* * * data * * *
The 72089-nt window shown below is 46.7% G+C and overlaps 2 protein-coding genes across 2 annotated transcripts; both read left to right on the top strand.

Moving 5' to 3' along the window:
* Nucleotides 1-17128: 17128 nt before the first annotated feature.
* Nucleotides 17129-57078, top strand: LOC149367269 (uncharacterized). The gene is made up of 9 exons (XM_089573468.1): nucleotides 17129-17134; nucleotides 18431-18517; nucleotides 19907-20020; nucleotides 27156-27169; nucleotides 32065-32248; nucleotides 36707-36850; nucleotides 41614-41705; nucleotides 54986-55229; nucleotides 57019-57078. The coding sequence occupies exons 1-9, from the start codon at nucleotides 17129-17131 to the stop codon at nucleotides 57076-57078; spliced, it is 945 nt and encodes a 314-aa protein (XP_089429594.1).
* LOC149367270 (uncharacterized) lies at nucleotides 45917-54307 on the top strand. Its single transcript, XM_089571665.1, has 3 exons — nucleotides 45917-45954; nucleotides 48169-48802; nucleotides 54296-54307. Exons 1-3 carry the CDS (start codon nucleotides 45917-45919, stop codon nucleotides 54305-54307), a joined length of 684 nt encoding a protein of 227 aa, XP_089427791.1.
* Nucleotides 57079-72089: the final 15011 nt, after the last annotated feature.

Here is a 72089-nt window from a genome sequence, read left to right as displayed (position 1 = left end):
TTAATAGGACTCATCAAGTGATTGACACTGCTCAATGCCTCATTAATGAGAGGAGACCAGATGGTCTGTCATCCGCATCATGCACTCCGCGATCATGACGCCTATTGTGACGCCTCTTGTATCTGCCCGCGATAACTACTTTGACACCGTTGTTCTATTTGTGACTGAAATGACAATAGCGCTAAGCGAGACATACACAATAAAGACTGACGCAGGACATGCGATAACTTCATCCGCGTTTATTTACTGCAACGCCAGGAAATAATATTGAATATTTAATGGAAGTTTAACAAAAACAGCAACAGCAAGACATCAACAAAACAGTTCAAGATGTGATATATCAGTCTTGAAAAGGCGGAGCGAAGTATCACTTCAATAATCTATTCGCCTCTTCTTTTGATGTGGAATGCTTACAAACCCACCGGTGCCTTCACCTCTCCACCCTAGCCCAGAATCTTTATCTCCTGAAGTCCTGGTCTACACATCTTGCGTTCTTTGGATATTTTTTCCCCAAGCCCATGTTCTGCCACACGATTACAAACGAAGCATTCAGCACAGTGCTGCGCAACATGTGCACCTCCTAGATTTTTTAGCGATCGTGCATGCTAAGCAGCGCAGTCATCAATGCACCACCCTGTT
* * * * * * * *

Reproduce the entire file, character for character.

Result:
The 72089-nt window shown below is 46.7% G+C and overlaps 2 protein-coding genes across 2 annotated transcripts; both read left to right on the top strand.

Moving 5' to 3' along the window:
* Nucleotides 1-17128: 17128 nt before the first annotated feature.
* Nucleotides 17129-57078, top strand: LOC149367269 (uncharacterized). The gene is made up of 9 exons (XM_089573468.1): nucleotides 17129-17134; nucleotides 18431-18517; nucleotides 19907-20020; nucleotides 27156-27169; nucleotides 32065-32248; nucleotides 36707-36850; nucleotides 41614-41705; nucleotides 54986-55229; nucleotides 57019-57078. The coding sequence occupies exons 1-9, from the start codon at nucleotides 17129-17131 to the stop codon at nucleotides 57076-57078; spliced, it is 945 nt and encodes a 314-aa protein (XP_089429594.1).
* LOC149367270 (uncharacterized) lies at nucleotides 45917-54307 on the top strand. Its single transcript, XM_089571665.1, has 3 exons — nucleotides 45917-45954; nucleotides 48169-48802; nucleotides 54296-54307. Exons 1-3 carry the CDS (start codon nucleotides 45917-45919, stop codon nucleotides 54305-54307), a joined length of 684 nt encoding a protein of 227 aa, XP_089427791.1.
* Nucleotides 57079-72089: the final 15011 nt, after the last annotated feature.

Here is a 72089-nt window from a genome sequence, read left to right as displayed (position 1 = left end):
TTAATAGGACTCATCAAGTGATTGACACTGCTCAATGCCTCATTAATGAGAGGAGACCAGATGGTCTGTCATCCGCATCATGCACTCCGCGATCATGACGCCTATTGTGACGCCTCTTGTATCTGCCCGCGATAACTACTTTGACACCGTTGTTCTATTTGTGACTGAAATGACAATAGCGCTAAGCGAGACATACACAATAAAGACTGACGCAGGACATGCGATAACTTCATCCGCGTTTATTTACTGCAACGCCAGGAAATAATATTGAATATTTAATGGAAGTTTAACAAAAACAGCAACAGCAAGACATCAACAAAACAGTTCAAGATGTGATATATCAGTCTTGAAAAGGCGGAGCGAAGTATCACTTCAATAATCTATTCGCCTCTTCTTTTGATGTGGAATGCTTACAAACCCACCGGTGCCTTCACCTCTCCACCCTAGCCCAGAATCTTTATCTCCTGAAGTCCTGGTCTACACATCTTGCGTTCTTTGGATATTTTTTCCCCAAGCCCATGTTCTGCCACACGATTACAAACGAAGCATTCAGCACAGTGCTGCGCAACATGTGCACCTCCTAGATTTTTTAGCGATCGTGCATGCTAAGCAGCGCAGTCATCAATGCACCACCCTGTT